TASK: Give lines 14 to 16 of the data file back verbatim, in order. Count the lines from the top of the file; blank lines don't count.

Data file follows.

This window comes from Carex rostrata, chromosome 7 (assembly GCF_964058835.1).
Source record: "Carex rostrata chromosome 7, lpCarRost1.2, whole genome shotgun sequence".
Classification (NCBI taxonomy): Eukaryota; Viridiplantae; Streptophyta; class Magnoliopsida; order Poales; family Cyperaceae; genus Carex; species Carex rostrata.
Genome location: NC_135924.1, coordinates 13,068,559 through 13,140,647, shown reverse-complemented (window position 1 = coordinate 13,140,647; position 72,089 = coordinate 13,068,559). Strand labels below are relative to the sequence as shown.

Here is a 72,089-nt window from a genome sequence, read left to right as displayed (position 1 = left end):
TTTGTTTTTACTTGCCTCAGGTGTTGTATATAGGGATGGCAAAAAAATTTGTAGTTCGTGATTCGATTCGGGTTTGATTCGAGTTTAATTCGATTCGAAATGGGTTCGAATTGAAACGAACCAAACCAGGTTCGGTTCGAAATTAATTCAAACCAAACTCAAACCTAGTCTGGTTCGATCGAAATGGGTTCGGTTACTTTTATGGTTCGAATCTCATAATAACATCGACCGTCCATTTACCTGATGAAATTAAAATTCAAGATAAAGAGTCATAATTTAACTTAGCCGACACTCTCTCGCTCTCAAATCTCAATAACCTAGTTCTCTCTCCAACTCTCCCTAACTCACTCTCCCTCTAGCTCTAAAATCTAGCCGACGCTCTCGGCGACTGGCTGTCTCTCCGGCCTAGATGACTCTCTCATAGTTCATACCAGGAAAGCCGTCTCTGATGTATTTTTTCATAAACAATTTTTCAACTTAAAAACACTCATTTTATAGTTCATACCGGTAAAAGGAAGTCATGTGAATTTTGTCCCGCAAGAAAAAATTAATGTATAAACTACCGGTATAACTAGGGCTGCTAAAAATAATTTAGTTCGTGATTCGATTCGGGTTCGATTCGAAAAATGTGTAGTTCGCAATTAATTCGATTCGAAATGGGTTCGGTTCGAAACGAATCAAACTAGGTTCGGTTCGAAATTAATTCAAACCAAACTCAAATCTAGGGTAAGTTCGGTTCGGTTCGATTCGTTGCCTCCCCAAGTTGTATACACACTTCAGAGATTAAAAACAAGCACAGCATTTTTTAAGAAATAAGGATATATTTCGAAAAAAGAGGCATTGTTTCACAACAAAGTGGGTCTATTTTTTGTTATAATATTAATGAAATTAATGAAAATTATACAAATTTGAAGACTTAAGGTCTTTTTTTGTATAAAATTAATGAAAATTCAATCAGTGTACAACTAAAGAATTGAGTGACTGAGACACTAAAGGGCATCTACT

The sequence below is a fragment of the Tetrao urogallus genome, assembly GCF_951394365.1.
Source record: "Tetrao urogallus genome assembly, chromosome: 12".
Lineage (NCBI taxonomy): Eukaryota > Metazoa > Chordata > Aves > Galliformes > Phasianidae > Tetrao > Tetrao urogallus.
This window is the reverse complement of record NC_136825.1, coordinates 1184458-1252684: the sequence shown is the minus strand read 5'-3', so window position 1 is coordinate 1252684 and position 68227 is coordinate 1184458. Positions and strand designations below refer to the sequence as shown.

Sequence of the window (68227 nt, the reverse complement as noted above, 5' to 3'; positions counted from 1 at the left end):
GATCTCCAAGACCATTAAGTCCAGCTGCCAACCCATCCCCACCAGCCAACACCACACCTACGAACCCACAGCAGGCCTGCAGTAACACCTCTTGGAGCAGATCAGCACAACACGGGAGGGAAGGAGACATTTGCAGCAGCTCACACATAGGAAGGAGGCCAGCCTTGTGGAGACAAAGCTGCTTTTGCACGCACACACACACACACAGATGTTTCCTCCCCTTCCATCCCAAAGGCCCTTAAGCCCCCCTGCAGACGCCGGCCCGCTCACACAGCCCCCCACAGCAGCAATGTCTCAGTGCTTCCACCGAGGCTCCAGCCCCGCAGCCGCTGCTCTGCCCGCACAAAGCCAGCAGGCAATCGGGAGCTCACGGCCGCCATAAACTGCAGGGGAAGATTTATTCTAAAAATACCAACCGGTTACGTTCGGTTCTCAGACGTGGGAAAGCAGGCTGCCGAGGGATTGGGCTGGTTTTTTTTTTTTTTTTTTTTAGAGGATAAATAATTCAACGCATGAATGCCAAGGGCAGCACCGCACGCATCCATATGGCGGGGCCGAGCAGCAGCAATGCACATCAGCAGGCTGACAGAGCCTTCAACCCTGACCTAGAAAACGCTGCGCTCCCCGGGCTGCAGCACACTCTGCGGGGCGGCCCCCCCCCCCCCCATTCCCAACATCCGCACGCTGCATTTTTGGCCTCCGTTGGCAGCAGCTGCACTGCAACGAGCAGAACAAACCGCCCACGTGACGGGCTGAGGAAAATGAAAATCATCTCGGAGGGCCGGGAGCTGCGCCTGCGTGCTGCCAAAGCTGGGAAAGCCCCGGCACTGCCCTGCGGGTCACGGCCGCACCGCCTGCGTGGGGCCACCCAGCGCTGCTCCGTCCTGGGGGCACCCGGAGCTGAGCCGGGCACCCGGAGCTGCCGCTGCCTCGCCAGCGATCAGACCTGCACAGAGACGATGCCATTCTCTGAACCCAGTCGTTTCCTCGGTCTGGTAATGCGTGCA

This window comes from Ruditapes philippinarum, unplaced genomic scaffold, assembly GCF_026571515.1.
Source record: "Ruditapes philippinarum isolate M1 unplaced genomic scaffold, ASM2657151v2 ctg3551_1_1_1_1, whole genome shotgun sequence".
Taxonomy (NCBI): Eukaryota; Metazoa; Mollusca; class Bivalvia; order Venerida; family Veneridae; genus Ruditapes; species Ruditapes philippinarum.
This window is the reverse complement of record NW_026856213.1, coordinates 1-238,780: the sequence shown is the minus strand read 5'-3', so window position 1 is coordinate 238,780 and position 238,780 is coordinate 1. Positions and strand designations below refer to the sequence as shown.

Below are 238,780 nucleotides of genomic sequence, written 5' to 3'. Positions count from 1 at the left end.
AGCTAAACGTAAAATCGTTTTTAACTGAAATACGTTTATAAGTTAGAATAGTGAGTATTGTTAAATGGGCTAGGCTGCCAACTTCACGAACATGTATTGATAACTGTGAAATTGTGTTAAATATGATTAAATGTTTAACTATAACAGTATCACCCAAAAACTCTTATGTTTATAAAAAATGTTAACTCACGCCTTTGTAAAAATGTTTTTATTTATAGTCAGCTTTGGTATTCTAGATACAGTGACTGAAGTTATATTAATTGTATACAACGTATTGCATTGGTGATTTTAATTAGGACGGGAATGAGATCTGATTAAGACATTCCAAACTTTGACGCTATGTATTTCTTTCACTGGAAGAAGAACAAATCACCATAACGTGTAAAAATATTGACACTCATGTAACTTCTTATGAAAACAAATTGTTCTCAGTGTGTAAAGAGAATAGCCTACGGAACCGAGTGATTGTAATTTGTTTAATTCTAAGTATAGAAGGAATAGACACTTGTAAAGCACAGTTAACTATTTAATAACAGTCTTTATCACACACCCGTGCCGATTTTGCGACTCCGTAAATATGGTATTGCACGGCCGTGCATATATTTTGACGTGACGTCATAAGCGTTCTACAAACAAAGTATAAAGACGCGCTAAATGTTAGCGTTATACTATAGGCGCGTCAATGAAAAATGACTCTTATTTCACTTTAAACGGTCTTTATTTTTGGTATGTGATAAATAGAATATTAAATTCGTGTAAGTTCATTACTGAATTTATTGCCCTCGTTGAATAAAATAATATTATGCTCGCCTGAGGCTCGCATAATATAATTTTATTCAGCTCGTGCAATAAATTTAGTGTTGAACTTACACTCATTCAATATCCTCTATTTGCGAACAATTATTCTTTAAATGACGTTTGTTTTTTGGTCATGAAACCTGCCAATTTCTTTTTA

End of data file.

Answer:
Source record: "Ruditapes philippinarum isolate M1 unplaced genomic scaffold, ASM2657151v2 ctg3551_1_1_1_1, whole genome shotgun sequence".
Taxonomy (NCBI): Eukaryota; Metazoa; Mollusca; class Bivalvia; order Venerida; family Veneridae; genus Ruditapes; species Ruditapes philippinarum.
This window is the reverse complement of record NW_026856213.1, coordinates 1-238,780: the sequence shown is the minus strand read 5'-3', so window position 1 is coordinate 238,780 and position 238,780 is coordinate 1. Positions and strand designations below refer to the sequence as shown.